In dependence of the predicted availability, offline blending tasks are scheduled and assigned to the blender 31 in assignment stage 63. The offline blending tasks may be generated by the blending control unit 11 itself or may be provided as input data 53 coming from other components of the display controller or from the application software. In order to ensure that the right offline blending tasks are performed at the scheduled moments in time, the blending controller 11 makes it possible that the required pixel data 51 is available at the right input channel 21, 22 when needed. For this purpose, the blending controller 11 may, e.g., control the input channels 21-24 of the blending stage 11 and/or output buffers of other parts of the display controller which provide pixel data 51 to the input channels 21-24.

When the offline blending tasks are actually performed by the blender 31 in offline blending stage 64, the control circuit 17 controls the controllable switch 13 of the blending stage 12 to couple the output of the blender 31 to the offline blending memory 15 for storing a result of the offline blending task in said offline blending memory.

The invention may also be implemented in a computer program for running on a programmable apparatus, at least including code portions for performing steps of a method according to the invention when run on a programmable apparatus, such as a computer system or enabling a programmable apparatus to perform functions of a device or system according to the invention.

A computer program is a list of instructions such as a particular application program and/or an operating system. The computer program may for instance include one or more of: a subroutine, a function, a procedure, an object method, an object implementation, an executable application, an applet, a servlet, a source code, an object code, a shared library/dynamic load library and/or other sequence of instructions designed for execution on a computer system.

The computer program may be stored internally on a computer readable storage medium or transmitted to the computer system via a computer readable transmission medium. All or some of the computer program may be provided on tangible or non-tangible computer readable media permanently, removably or remotely coupled to an information processing system. The computer readable media may include, for example and without limitation, any number of the following: magnetic storage media including disk and tape storage media; optical storage media such as compact disk media (e.g., CD-ROM, CD R, etc.) and digital video disk storage media; nonvolatile memory storage media including semiconductor-based memory units such as FLASH memory, EEPROM, EPROM, ROM; ferromagnetic digital memories; MRAM; volatile storage media including registers, buffers or caches, main memory, RAM, etc.; and data transmission media including computer networks, point-to-point telecommunication equipment, and carrier wave transmission media, just to name a few. In the foregoing specification, the invention has been described with reference to specific examples of embodiments of the invention. It will, however, be evident that various modifications and changes may be made therein without departing from the broader spirit and scope of the invention as set forth in the appended claims and that the claims are not limited to the specific examples shown or described. For example, the connections may be an type of connection suitable to transfer signals from or to the respective nodes, units or devices, for example via intermediate devices. Accordingly, unless implied or stated otherwise the connections may for example be direct connections or indirect connections.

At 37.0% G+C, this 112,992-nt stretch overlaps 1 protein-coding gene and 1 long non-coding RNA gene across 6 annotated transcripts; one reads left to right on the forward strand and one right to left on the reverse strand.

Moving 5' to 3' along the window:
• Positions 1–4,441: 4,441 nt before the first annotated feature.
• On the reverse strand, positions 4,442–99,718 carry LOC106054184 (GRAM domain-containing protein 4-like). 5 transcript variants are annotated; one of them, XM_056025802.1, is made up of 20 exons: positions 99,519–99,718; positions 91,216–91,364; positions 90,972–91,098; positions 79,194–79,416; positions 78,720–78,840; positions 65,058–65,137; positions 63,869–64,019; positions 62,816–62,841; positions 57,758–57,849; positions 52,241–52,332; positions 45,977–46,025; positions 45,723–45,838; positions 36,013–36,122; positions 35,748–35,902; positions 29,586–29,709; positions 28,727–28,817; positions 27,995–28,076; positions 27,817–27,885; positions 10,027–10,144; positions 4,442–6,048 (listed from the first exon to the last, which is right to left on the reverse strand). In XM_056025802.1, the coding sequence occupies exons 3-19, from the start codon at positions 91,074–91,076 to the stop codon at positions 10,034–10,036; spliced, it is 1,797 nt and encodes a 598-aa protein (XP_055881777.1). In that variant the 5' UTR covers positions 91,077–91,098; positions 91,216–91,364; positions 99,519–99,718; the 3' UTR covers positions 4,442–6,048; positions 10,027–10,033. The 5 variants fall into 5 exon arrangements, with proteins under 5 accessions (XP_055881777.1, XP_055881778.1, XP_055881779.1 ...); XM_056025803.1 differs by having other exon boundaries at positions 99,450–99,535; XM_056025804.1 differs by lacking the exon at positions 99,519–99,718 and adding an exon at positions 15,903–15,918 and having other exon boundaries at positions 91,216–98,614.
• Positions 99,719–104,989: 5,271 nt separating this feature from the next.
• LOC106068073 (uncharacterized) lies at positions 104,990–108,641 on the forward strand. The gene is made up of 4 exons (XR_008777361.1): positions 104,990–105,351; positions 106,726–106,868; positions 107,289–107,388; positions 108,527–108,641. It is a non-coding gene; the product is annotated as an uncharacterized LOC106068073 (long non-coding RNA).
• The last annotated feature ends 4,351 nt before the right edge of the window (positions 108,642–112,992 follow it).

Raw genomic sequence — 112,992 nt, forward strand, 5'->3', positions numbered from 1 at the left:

Because the apparatus implementing the present invention is, for the most part, composed of electronic components and circuits known to those skilled in the art, circuit details have not been explained in any greater extent than that considered necessary as illustrated above, for the understanding and appreciation of the underlying concepts of the present invention and in order not to obfuscate or distract from the teachings of the present invention.

Some of the above embodiments, as applicable, may be implemented using a variety of different information processing systems. For example, although FIG. 1 and the discussion thereof describe an exemplary information processing architecture, this exemplary architecture is presented merely to provide a useful reference in discussing various aspects of the invention. Of course, the description of the architecture has been simplified for purposes of discussion, and it is just one of many different types of appropriate architectures that may be used in accordance with the invention. Those skilled in the art will recognize that the boundaries between logic blocks are merely illustrative and that alternative embodiments may merge logic blocks or circuit elements or impose an alternate decomposition of functionality upon various logic blocks or circuit elements.

Thus, it is to be understood that the architectures depicted herein are merely exemplary, and that in fact many other architectures can be implemented which achieve the same functionality. In an abstract, but still definite sense, any arrangement of components to achieve the same functionality is effectively “associated” such that the desired functionality is achieved. Hence, any two components herein combined to achieve a particular functionality can be seen as “associated with” each other such that the desired functionality is achieved, irrespective of architectures or intermedial components. Likewise, any two components so associated can also be viewed as being “operably connected,” or “operably coupled,” to each other to achieve the desired functionality.